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At This Point, the Polls Toll for Bush

March 18, 2004|Frank Newport | Frank Newport is editor in chief of the Gallup Poll.

It's too early to rely on polls to predict exactly what will happen in the 2004 presidential election, but the data we do have, set in the context of recent history, provide some patterns worth watching.

First, consider job approval. President Bush has a 50% job approval rating at the moment. Gallup Poll archives since 1952, when modern polling techniques came into play, show that his rating is slightly below those of the most recent successful candidates for reelection. In March of their election years, Bill Clinton had a job approval rating of 52%, Ronald Reagan had a rating of 54% and Richard Nixon had a rating of 53%. The two other successful incumbents since 1952, Dwight Eisenhower and Lyndon Johnson, had even higher job approval ratings at this point in 1956 and 1964. (And the losers? Gerald Ford had a job rating of 50% in March 1976, identical to Bush's, while George H.W. Bush's and Jimmy Carter's ratings were 41% and 43% at this time in 1992 and 1980.)

History shows that the incumbent's approval rating can change substantially as the year progresses. The factor to watch is the trend: It won't be auspicious for the president should his ratings drift downward.

There are also less-than-positive signs for Bush when we look at a more direct measure: the hypothetical "trial heat" ballot pitting an incumbent against his opponent. In February and so far in March, each trial heat conducted by Gallup shows Kerry beating Bush.

Some arguments have been advanced that it is "normal" for an incumbent president to be losing to his opponent at this stage, given intense media coverage of the challengers in the primaries and the fact that the "real" campaign hasn't begun.

But the numbers show otherwise. Since 1956, of eight presidents who sought a new term, five won. Two of these eventual winners started their reelection years on somewhat shaky ground but quickly recovered. Reagan was tied with Walter Mondale in a Gallup poll survey taken in January 1984. Clinton was behind Bob Dole in two Gallup polls conducted in January 1996. But from February 1984 on, Reagan was ahead of Mondale in every trial-heat ballot that Gallup conducted. And, in similar fashion, Clinton was ahead of Dole in every trial-heat ballot Gallup did from February on in 1996.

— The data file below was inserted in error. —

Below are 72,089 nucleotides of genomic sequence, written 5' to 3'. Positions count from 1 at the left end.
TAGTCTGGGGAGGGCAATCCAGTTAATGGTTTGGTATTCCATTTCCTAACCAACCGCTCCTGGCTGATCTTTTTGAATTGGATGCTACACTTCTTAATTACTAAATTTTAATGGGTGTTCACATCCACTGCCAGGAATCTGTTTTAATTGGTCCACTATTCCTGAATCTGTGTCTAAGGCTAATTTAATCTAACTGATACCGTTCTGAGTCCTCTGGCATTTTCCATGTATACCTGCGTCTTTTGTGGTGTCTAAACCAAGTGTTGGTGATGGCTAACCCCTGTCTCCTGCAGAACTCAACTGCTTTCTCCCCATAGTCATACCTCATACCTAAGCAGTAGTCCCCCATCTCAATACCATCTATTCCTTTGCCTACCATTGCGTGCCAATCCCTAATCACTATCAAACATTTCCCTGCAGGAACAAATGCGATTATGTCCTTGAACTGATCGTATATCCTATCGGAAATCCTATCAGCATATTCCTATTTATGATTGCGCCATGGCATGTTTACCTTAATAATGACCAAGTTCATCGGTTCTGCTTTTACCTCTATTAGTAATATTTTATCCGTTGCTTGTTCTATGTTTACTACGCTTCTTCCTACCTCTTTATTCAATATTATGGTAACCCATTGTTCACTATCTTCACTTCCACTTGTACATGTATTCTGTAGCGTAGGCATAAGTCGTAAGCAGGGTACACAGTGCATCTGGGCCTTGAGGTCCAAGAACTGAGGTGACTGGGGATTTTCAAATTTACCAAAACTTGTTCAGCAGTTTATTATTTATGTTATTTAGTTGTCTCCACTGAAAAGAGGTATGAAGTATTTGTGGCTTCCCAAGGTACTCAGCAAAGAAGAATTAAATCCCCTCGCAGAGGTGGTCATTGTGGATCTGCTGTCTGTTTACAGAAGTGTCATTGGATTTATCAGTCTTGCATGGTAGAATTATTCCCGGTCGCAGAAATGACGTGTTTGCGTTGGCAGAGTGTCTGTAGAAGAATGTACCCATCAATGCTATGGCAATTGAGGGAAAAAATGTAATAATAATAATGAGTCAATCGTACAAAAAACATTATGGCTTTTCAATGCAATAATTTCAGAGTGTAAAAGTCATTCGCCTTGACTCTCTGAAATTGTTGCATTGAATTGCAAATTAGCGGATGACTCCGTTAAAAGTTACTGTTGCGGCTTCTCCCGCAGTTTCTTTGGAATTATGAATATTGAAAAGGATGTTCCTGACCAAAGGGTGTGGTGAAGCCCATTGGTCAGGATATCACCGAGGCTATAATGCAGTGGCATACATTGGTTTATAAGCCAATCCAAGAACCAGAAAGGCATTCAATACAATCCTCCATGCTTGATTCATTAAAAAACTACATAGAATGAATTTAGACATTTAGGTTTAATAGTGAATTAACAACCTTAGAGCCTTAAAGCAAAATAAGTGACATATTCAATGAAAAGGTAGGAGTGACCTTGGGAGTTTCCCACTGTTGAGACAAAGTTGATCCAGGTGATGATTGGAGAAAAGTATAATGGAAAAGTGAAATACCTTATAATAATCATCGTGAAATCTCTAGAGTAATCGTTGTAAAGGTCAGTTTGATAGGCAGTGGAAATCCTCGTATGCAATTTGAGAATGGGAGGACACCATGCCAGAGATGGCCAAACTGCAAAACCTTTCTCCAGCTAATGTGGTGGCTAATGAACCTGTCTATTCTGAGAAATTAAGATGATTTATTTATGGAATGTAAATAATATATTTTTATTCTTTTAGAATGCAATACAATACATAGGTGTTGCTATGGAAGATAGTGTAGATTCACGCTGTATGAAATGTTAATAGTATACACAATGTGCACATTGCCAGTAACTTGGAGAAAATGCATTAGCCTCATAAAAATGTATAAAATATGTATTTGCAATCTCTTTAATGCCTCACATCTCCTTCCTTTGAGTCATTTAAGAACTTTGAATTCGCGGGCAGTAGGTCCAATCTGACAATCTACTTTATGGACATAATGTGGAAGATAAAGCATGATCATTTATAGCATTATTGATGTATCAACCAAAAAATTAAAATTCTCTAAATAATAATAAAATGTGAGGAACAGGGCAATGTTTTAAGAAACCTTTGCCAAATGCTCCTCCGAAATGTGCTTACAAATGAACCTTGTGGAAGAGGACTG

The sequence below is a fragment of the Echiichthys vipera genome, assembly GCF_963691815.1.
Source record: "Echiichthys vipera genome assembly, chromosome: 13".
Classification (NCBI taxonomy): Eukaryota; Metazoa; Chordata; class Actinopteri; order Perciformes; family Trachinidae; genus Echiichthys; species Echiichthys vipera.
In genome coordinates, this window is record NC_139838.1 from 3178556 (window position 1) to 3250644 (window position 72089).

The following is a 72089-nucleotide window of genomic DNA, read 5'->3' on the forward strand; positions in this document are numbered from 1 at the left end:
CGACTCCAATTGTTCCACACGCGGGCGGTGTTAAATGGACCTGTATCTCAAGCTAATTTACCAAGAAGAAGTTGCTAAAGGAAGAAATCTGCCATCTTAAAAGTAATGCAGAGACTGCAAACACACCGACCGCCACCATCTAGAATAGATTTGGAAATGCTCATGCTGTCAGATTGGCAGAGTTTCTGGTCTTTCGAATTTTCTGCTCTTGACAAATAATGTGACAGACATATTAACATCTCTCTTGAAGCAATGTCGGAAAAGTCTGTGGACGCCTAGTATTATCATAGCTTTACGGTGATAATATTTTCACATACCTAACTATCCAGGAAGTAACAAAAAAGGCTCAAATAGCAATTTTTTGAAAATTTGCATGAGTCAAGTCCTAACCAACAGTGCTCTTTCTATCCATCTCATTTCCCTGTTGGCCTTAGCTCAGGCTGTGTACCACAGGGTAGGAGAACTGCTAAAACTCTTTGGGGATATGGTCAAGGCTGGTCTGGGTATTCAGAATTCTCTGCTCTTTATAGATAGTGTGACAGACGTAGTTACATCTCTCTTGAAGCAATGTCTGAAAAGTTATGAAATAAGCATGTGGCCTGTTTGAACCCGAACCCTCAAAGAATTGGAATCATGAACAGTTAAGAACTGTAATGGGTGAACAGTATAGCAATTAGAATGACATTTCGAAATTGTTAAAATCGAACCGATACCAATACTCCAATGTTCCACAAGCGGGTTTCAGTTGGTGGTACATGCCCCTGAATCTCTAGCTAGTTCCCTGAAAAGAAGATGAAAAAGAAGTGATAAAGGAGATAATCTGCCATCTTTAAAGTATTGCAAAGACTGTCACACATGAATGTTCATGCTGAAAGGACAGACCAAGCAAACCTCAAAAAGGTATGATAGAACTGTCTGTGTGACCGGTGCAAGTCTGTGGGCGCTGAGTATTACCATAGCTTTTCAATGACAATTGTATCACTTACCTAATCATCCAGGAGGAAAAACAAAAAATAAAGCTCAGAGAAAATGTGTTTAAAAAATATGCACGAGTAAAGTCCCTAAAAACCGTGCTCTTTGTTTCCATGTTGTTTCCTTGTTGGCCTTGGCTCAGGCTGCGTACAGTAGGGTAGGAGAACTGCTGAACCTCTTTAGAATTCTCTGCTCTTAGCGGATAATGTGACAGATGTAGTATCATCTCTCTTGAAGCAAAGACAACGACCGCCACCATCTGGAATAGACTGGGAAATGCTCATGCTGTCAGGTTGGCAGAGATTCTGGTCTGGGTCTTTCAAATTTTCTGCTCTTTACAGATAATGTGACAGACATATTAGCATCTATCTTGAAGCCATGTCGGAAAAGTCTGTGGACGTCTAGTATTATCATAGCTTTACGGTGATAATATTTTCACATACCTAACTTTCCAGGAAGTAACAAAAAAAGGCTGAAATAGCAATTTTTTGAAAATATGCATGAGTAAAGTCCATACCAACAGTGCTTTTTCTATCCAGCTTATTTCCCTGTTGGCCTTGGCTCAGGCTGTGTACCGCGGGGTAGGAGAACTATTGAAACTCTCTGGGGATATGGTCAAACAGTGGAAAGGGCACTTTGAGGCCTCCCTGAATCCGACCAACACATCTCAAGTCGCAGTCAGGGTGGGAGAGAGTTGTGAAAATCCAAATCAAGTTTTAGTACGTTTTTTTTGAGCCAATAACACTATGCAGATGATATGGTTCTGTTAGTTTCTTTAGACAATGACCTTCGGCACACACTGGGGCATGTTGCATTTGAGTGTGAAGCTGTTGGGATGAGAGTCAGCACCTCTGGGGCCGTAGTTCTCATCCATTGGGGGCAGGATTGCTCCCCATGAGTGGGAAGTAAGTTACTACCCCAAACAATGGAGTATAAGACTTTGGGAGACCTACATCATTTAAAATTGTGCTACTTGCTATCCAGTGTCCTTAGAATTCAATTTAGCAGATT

The other three incumbent presidents who won a new term in the second half of the 20th century -- Eisenhower, Johnson and Nixon -- never once fell behind their opponents in the election year. Nixon, for example, was ahead of McGovern in every trial-heat ballot Gallup conducted in 1972, ranging from margins of 13 points to 24 points, despite less than overwhelming job approval ratings.

In fact, it's usually the case that incumbents -- whether they end up winning or losing in their reelection bids -- start the election year doing well in trial heats. Two out of three of the incumbent presidents who went on to lose their elections were actually ahead of their eventual opponent at this point in their reelection bids. Carter was ahead of Reagan until June 1980 (they traded the lead off and on later). George H.W. Bush was ahead in every poll conducted in early 1992 until Ross Perot jumped ahead in May. (Clinton didn't move into the lead until Perot dropped out in July.) Gerald Ford was behind his eventual opponent, Carter, in early polling, although Gallup did not begin pitting Ford against the little-known former Georgia governor until March 1976.

Obviously, this is not particularly good news for Bush. But there are caveats. The sample -- eight cases -- is small, and it doesn't include the famous election of 1948, in which an incumbent president, Harry S. Truman, was behind in the polls of the time but went on to win.

Still, if Bush is reelected, he will become the only president out of the last eight incumbents to win after having been behind a challenger in Gallup polling conducted after January of his election year. And, if his job approval ratings don't rise above 50% in April and May, his reelection would mark the first of those eight to win with less than majority approval in the late spring of their election year.

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